The History of Leith

March 2, 2012

Scottish standing army rejected

after Pinkie, in 1547. The (Holyrood) Palace did not escape. Seacombe, in his ” History of the House of Stanley,” mentions that Norris, of Speke Hall, Lancashire, an English commander at that battle, plundered from Holyrood all or most of the princely library of the deceased King of Scots, James V., ” particularly four large folios, said to contain the Records and Laws of Scotland at that time.” He also describes a grand piece of wainscot, now in Speke Hall having been brought from the palace, but this is considered, from its style,, doubtful.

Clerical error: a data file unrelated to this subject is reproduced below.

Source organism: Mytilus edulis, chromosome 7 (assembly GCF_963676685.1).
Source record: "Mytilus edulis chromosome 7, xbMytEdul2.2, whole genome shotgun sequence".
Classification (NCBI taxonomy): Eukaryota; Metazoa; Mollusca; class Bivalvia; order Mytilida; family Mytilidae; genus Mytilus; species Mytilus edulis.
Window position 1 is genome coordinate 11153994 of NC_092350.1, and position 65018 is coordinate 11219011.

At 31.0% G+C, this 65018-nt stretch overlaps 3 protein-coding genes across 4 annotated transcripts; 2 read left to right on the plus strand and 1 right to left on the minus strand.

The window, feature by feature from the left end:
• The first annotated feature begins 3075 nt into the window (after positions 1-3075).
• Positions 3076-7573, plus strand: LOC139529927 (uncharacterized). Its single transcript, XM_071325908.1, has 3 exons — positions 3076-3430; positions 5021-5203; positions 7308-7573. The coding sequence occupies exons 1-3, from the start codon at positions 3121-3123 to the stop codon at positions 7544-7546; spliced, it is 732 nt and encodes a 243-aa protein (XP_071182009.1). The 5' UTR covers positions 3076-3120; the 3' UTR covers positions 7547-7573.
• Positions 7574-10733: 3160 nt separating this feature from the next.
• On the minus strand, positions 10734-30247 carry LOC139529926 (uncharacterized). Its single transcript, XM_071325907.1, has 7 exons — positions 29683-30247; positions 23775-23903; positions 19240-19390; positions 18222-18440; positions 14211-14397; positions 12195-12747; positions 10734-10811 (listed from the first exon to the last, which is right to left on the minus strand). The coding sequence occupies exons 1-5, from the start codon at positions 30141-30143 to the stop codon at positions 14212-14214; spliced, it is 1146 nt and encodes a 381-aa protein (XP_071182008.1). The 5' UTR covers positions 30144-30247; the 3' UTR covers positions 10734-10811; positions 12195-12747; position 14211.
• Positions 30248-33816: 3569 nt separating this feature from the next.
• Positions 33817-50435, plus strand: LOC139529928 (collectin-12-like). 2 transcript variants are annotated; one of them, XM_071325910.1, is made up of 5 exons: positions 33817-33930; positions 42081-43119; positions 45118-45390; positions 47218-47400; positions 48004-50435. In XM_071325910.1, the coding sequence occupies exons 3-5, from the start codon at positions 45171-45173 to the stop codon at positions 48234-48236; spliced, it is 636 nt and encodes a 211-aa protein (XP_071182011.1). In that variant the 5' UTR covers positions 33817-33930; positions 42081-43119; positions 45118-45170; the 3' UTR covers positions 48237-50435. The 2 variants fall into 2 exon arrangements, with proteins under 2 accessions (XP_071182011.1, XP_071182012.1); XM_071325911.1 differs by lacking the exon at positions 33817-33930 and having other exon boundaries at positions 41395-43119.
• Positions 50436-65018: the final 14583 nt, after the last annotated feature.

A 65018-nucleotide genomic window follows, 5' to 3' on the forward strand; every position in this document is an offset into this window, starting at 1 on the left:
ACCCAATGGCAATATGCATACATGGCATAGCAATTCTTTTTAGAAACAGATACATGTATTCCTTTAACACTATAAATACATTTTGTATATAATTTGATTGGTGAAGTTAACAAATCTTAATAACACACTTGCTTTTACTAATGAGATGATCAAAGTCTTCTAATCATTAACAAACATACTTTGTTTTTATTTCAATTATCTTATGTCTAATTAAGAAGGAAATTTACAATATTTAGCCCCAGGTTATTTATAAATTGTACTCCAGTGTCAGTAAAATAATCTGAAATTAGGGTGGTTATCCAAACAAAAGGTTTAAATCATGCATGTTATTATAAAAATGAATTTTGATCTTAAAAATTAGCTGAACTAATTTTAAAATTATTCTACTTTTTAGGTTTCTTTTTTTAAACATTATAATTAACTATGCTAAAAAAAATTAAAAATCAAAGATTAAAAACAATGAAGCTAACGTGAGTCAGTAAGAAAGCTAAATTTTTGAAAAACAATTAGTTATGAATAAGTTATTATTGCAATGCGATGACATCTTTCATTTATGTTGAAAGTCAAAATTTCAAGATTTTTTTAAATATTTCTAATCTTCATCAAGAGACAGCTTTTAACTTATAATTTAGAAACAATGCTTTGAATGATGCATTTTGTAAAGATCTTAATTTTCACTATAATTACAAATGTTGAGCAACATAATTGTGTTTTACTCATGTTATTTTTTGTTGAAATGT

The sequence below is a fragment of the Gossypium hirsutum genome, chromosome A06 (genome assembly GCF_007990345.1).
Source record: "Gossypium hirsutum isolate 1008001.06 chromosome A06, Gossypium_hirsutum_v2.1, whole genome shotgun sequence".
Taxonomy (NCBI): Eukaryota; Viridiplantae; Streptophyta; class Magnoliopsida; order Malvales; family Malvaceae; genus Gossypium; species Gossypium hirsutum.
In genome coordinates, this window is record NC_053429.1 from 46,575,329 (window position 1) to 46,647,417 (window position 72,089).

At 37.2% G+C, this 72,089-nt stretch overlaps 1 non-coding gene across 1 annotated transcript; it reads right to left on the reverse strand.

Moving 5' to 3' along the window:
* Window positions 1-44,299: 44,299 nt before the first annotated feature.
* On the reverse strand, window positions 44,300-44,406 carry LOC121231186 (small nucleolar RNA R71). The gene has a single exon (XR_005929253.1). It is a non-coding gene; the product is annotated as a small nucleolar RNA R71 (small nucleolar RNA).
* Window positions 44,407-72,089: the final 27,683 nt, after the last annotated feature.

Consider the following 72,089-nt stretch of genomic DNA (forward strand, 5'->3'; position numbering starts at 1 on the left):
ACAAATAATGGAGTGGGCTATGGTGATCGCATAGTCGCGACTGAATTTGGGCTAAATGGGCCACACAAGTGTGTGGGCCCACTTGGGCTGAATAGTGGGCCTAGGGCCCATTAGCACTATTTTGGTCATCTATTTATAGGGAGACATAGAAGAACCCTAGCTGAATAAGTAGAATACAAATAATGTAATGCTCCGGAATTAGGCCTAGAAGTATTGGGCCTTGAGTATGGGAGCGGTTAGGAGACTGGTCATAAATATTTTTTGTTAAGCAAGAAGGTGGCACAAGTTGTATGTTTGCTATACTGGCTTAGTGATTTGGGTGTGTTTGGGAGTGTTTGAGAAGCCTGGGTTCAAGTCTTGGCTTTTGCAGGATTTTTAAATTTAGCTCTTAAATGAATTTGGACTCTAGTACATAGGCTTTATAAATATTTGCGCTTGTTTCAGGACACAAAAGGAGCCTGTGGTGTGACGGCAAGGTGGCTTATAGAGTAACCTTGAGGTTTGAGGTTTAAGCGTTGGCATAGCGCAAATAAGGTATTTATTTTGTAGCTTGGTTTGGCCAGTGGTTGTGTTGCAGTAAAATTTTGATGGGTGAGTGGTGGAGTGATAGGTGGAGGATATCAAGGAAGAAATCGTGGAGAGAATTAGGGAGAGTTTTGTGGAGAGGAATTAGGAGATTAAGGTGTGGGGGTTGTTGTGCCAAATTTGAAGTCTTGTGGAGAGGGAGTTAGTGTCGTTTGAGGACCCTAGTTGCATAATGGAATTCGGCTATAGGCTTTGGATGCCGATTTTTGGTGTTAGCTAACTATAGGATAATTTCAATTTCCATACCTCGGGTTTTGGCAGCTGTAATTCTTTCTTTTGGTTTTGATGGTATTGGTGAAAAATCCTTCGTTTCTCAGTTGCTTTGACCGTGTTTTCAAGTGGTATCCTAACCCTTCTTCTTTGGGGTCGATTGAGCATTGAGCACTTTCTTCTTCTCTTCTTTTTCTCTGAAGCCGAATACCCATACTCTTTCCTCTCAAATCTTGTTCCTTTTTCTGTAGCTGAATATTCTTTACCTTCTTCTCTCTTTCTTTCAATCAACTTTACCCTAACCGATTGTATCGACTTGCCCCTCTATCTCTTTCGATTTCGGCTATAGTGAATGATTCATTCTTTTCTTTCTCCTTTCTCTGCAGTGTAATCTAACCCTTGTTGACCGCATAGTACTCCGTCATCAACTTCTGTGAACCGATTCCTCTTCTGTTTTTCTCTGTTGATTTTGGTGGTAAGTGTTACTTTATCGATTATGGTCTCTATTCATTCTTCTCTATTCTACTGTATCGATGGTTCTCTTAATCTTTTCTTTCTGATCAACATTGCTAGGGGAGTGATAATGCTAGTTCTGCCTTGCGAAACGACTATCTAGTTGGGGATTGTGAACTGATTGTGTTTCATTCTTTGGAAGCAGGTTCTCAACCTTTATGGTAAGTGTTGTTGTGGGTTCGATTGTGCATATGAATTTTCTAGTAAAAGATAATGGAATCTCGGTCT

During the turmoils and troubles that ensued after Mary of Guise assumed the regency, her proposal, on the suggestion of the French Court,, to form a Scottish standing army like that of France, so exasperated the nobles and barons, that three hundred of them assembled’ at. Holyrood in 1555, and after denouncing the measure in strong terms, deputed the Laird of Wemyss and Sir James Sandilands of Calder to remonstrate with her on the unconstitutional step she was meditating, urging that Scotland had never wanted brave defenders to fight her battles in time of peril, and that they would never submit to this innovation on their ancient customs. This spirited remonstrance from Holyrood had the desired effect, as the regent abandoned her project. She came, after an absence, to the palace in the November of the following year, when the magistrates presented her with a quantity of new wine, and dismissed McCalzean, an assessor of the city, who spoke to her insultingly in the palace on the affairs of Edinburgh; and in the following February she received and entertained the ambassador of the Duke of Muscovy, who had been shipwrecked on his way to England, whither she sent him, escorted by 500 lances, under the Lord. Home.

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